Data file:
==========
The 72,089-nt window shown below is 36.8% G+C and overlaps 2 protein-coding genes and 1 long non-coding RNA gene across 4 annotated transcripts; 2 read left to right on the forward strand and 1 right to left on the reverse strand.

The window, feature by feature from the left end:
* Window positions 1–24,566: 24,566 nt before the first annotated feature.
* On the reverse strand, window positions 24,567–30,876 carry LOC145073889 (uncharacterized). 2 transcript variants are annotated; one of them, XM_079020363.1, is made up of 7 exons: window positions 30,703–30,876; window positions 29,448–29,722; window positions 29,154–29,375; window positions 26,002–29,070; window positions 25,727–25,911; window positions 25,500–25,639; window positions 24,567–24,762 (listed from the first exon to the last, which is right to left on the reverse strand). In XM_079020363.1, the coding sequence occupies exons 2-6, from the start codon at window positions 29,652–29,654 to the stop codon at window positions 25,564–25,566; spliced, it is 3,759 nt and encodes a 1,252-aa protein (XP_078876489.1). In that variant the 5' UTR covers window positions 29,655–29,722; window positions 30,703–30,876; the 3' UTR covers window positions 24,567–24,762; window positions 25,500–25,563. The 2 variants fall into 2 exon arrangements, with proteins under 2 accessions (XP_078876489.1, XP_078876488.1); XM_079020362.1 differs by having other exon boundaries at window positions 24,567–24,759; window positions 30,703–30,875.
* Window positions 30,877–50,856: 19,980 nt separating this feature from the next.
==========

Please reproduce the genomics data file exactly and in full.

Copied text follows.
The 72,089-nt window shown below is 36.8% G+C and overlaps 2 protein-coding genes and 1 long non-coding RNA gene across 4 annotated transcripts; 2 read left to right on the forward strand and 1 right to left on the reverse strand.

The window, feature by feature from the left end:
* Window positions 1–24,566: 24,566 nt before the first annotated feature.
* On the reverse strand, window positions 24,567–30,876 carry LOC145073889 (uncharacterized). 2 transcript variants are annotated; one of them, XM_079020363.1, is made up of 7 exons: window positions 30,703–30,876; window positions 29,448–29,722; window positions 29,154–29,375; window positions 26,002–29,070; window positions 25,727–25,911; window positions 25,500–25,639; window positions 24,567–24,762 (listed from the first exon to the last, which is right to left on the reverse strand). In XM_079020363.1, the coding sequence occupies exons 2-6, from the start codon at window positions 29,652–29,654 to the stop codon at window positions 25,564–25,566; spliced, it is 3,759 nt and encodes a 1,252-aa protein (XP_078876489.1). In that variant the 5' UTR covers window positions 29,655–29,722; window positions 30,703–30,876; the 3' UTR covers window positions 24,567–24,762; window positions 25,500–25,563. The 2 variants fall into 2 exon arrangements, with proteins under 2 accessions (XP_078876489.1, XP_078876488.1); XM_079020362.1 differs by having other exon boundaries at window positions 24,567–24,759; window positions 30,703–30,875.
* Window positions 30,877–50,856: 19,980 nt separating this feature from the next.